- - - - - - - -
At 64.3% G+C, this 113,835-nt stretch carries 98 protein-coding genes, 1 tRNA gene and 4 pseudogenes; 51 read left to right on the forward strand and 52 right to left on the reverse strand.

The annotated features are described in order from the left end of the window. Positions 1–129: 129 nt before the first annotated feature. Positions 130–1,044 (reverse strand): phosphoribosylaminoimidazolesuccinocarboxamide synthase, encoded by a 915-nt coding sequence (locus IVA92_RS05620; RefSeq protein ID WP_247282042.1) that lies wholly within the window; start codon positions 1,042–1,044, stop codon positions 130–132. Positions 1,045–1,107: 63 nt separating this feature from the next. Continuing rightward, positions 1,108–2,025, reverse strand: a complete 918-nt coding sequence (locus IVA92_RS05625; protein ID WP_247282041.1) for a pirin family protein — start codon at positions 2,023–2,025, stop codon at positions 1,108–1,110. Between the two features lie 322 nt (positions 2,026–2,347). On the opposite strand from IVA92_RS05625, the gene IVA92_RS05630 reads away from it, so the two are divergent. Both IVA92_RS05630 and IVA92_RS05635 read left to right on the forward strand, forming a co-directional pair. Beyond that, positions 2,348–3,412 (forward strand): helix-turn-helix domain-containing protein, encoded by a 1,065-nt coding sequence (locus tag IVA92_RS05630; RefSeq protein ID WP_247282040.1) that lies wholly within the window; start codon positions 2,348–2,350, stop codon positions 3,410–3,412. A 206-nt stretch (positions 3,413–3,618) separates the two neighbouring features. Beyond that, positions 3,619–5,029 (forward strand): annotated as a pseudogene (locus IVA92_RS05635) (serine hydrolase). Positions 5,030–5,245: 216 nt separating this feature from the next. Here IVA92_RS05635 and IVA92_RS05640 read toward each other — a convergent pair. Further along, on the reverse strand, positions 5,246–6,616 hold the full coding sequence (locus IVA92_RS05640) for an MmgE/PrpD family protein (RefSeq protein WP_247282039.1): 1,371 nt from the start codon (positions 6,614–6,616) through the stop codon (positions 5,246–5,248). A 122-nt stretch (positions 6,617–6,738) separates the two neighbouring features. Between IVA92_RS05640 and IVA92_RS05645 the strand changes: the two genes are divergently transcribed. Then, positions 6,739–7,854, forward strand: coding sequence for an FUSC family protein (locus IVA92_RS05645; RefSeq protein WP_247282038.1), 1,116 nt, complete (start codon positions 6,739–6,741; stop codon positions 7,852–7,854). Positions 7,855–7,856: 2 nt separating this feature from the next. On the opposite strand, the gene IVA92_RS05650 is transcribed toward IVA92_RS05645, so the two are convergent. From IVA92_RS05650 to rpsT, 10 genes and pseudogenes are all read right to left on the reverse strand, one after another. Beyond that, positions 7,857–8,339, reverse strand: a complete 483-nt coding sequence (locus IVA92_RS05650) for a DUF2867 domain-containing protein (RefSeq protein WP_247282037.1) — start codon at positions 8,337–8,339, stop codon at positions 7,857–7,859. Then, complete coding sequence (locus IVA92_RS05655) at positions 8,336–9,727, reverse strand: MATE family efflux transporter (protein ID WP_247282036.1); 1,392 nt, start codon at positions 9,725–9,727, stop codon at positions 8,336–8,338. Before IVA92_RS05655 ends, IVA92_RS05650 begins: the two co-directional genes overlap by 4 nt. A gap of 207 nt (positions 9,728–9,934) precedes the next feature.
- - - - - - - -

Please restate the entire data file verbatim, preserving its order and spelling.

At 64.3% G+C, this 113,835-nt stretch carries 98 protein-coding genes, 1 tRNA gene and 4 pseudogenes; 51 read left to right on the forward strand and 52 right to left on the reverse strand.

The annotated features are described in order from the left end of the window. Positions 1–129: 129 nt before the first annotated feature. Positions 130–1,044 (reverse strand): phosphoribosylaminoimidazolesuccinocarboxamide synthase, encoded by a 915-nt coding sequence (locus IVA92_RS05620; RefSeq protein ID WP_247282042.1) that lies wholly within the window; start codon positions 1,042–1,044, stop codon positions 130–132. Positions 1,045–1,107: 63 nt separating this feature from the next. Continuing rightward, positions 1,108–2,025, reverse strand: a complete 918-nt coding sequence (locus IVA92_RS05625; protein ID WP_247282041.1) for a pirin family protein — start codon at positions 2,023–2,025, stop codon at positions 1,108–1,110. Between the two features lie 322 nt (positions 2,026–2,347). On the opposite strand from IVA92_RS05625, the gene IVA92_RS05630 reads away from it, so the two are divergent. Both IVA92_RS05630 and IVA92_RS05635 read left to right on the forward strand, forming a co-directional pair. Beyond that, positions 2,348–3,412 (forward strand): helix-turn-helix domain-containing protein, encoded by a 1,065-nt coding sequence (locus tag IVA92_RS05630; RefSeq protein ID WP_247282040.1) that lies wholly within the window; start codon positions 2,348–2,350, stop codon positions 3,410–3,412. A 206-nt stretch (positions 3,413–3,618) separates the two neighbouring features. Beyond that, positions 3,619–5,029 (forward strand): annotated as a pseudogene (locus IVA92_RS05635) (serine hydrolase). Positions 5,030–5,245: 216 nt separating this feature from the next. Here IVA92_RS05635 and IVA92_RS05640 read toward each other — a convergent pair. Further along, on the reverse strand, positions 5,246–6,616 hold the full coding sequence (locus IVA92_RS05640) for an MmgE/PrpD family protein (RefSeq protein WP_247282039.1): 1,371 nt from the start codon (positions 6,614–6,616) through the stop codon (positions 5,246–5,248). A 122-nt stretch (positions 6,617–6,738) separates the two neighbouring features. Between IVA92_RS05640 and IVA92_RS05645 the strand changes: the two genes are divergently transcribed. Then, positions 6,739–7,854, forward strand: coding sequence for an FUSC family protein (locus IVA92_RS05645; RefSeq protein WP_247282038.1), 1,116 nt, complete (start codon positions 6,739–6,741; stop codon positions 7,852–7,854). Positions 7,855–7,856: 2 nt separating this feature from the next. On the opposite strand, the gene IVA92_RS05650 is transcribed toward IVA92_RS05645, so the two are convergent. From IVA92_RS05650 to rpsT, 10 genes and pseudogenes are all read right to left on the reverse strand, one after another. Beyond that, positions 7,857–8,339, reverse strand: a complete 483-nt coding sequence (locus IVA92_RS05650) for a DUF2867 domain-containing protein (RefSeq protein WP_247282037.1) — start codon at positions 8,337–8,339, stop codon at positions 7,857–7,859. Then, complete coding sequence (locus IVA92_RS05655) at positions 8,336–9,727, reverse strand: MATE family efflux transporter (protein ID WP_247282036.1); 1,392 nt, start codon at positions 9,725–9,727, stop codon at positions 8,336–8,338. Before IVA92_RS05655 ends, IVA92_RS05650 begins: the two co-directional genes overlap by 4 nt. A gap of 207 nt (positions 9,728–9,934) precedes the next feature.